STAGE PAGES ONLINE / SPECIAL
(c) Steven E. Thornburg, Stage Pages Online: www.SpotlightOn.org
Charity" in its Fifth Year
Article by Steven E. Thornburg
LABORS OF LOVE 2003: "IN THE GARDEN OF THE GODS" performed
two successful performances at the Lucille
Lortel Theatre on November 10, 2003 to benefit Broadway Cares/Equity Fights AIDS and the Phyllis Newman Women’s Health Initiative.
H. Shep Pamplin,
Executive Producer/Director of the event, asked for those of us in
the audience to spread the word for next year. I believe in giving
this great cause a head-start. So, listen up; and I’ll tell you
about this charity.
In a nutshell, the show is a reversal of positions. The show is put
on by a large group of talent agents, managers and casting directors
-- and assorted volunteers who share the passion of helping the
cause until "a time when these fundraisers are not needed
anymore" (because cures are found and help is aplenty).
Make no mistake. Although these people are usually the ones on the
other side of the footlights promoting the performers, many of these
participants have had Broadway/Film/TV careers themselves; and there
were many surprises and treats. A great time was had by the
attendees and, from the looks of it, the performers!
The opening was lead by Musical Supervisor Ken
Lundie; and the company was decked out in Greek God and Goddess
costumes which set just the right campy tone. Many highlights
followed. On Broadway
featured Benjamin Klein,
Michael W. Rodriguez, Scott Wojcik and Tom
Wojtunik. As choreographed by Gayle
Holsman, the performers danced and sang with conviction.
"Shep" looked stunning when he officially started the show
dressed for a Dame Edna homage. As if to out-do himself, many of the
following numbers were altered with parody lyrics by Shep: Love
Song (with deft performances by Rick
Miller and Debbi Kowell);
and Brush Up Your Shakespeare
(Shep and the charismatic Barry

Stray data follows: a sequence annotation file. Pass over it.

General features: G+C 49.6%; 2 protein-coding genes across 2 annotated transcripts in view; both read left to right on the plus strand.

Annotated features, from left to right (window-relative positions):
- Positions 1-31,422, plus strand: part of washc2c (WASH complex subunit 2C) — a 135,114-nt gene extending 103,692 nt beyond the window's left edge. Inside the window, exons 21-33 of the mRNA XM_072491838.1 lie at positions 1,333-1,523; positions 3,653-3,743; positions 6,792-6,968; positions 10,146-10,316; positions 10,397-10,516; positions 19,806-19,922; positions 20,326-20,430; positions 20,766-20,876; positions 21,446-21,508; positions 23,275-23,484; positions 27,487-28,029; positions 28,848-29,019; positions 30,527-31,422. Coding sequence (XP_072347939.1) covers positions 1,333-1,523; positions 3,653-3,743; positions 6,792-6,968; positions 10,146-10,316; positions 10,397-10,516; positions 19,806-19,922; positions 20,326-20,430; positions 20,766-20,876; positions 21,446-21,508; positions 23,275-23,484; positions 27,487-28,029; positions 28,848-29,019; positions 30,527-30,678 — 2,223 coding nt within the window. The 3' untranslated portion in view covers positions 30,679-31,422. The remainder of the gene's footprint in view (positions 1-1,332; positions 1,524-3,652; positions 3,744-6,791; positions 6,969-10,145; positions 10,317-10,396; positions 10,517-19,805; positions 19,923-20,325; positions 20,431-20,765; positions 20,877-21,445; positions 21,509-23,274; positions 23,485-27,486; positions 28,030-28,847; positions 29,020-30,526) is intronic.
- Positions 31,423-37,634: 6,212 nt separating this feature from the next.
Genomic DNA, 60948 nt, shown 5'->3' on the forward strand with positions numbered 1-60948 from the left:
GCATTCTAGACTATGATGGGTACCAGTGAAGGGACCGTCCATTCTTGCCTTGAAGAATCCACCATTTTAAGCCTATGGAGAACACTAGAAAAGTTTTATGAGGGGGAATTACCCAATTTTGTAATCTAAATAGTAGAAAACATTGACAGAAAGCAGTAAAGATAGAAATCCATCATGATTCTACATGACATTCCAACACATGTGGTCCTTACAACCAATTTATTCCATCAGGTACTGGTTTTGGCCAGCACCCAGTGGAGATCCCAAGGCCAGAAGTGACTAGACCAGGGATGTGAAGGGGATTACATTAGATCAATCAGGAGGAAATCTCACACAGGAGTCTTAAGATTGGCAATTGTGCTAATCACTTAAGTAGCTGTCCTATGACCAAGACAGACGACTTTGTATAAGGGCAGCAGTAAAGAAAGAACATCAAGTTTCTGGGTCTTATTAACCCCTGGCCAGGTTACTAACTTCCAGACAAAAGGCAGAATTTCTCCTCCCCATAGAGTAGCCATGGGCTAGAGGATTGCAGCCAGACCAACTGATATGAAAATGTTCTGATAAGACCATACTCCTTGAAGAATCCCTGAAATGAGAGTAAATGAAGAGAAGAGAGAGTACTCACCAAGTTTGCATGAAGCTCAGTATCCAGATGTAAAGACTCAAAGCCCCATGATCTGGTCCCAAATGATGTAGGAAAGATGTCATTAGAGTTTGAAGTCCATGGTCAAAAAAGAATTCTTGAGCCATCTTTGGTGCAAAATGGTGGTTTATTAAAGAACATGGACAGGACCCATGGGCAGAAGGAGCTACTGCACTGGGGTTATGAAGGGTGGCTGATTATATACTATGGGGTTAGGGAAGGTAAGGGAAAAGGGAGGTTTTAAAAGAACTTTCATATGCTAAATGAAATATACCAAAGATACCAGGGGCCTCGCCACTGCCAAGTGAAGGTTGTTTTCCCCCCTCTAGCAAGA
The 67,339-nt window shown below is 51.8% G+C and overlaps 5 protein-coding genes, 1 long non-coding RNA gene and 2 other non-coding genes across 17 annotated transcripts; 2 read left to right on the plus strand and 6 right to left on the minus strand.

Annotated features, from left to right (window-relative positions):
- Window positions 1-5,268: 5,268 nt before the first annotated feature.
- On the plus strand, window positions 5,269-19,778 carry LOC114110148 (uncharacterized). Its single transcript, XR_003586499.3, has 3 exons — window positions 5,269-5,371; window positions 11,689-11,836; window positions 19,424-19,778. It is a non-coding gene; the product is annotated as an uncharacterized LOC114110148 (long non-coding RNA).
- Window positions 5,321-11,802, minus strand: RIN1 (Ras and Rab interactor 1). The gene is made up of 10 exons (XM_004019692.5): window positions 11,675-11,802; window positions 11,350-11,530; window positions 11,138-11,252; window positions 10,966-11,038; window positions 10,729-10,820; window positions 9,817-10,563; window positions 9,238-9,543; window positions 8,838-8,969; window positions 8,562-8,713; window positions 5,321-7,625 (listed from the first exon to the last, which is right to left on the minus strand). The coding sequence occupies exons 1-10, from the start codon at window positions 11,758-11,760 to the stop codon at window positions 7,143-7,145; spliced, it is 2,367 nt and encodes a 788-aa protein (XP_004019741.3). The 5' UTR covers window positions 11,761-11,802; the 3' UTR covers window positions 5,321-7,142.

Other performers displayed the gift for parody writing as well: Valerie
Adami and Ed Ferron (Paula‘s Rant);
Debbi Kowell (Crazy); and Lisa
Gold (Where the Goys Are).
The highlight of the evening was the piece by Ann Hampton Callaway, At The
Same Time. The company, conducted by Shep, displayed solid
musicality as a chorus and with all of the individual solo parts.
Impeccable, Ladies and Gentlemen! The simple staging of the number
was also especially effective.
The company cut loose and had fun with Fame
and a Stomp routine. The
choreography had many "parts" happening simultaneously and
was executed with childlike glee.
Other shining stars of the evening were Sheldon
Zimet, Carole J. Russo, Elaine George Foulides, Bob Luke, Nancy
Leirer, Linda Stopfer, Leslie Collis, Elsie
Stark, Elizabeth Gans,
Rob Reynolds, Kryste Andrews, Kerry Rivelli, and Tom
Additional segment direction and choreography was contributed by Bill
Castellino, Liz Ortiz-Mackes, Joshua Bergasse, Dennis Edenfiedl,
Galye Holsman and Amy Uhl. Producers: Charles
Rosen, Carole J. Russo and Sandy
Lighting: Karen Hagaman
and Katie Gorum. Wardrobe
Supervisors: Barbara Berman
and Cynthia Lopez. Hair/Make-up: Rich
Production Assistants: Brian
Patacca, Dustin Charles, Maria Alana Mason, Matthew S. Morris, Nick
Buonagurio and Karina
Technical and Stage Assistants: Seth
Soloway, Todd Amore, Morgan Lamar, Greg Sessenden, Suzanne Baretta,
Chris Davison, and Persis
Congratulations to the rest of the lovely company (including many
ushers and dressers) and all of their business sponsors. These
volunteers are doing wonderful labors
of love for individuals who need treatment, screenings, food,
meds, counseling, visitations and a myriad of other services. It is
the heart and spirit of the company which came shining through on
Monday. One of the lovely performers herself "came out" as
a survivor of cancer. She is a success story that I wish others to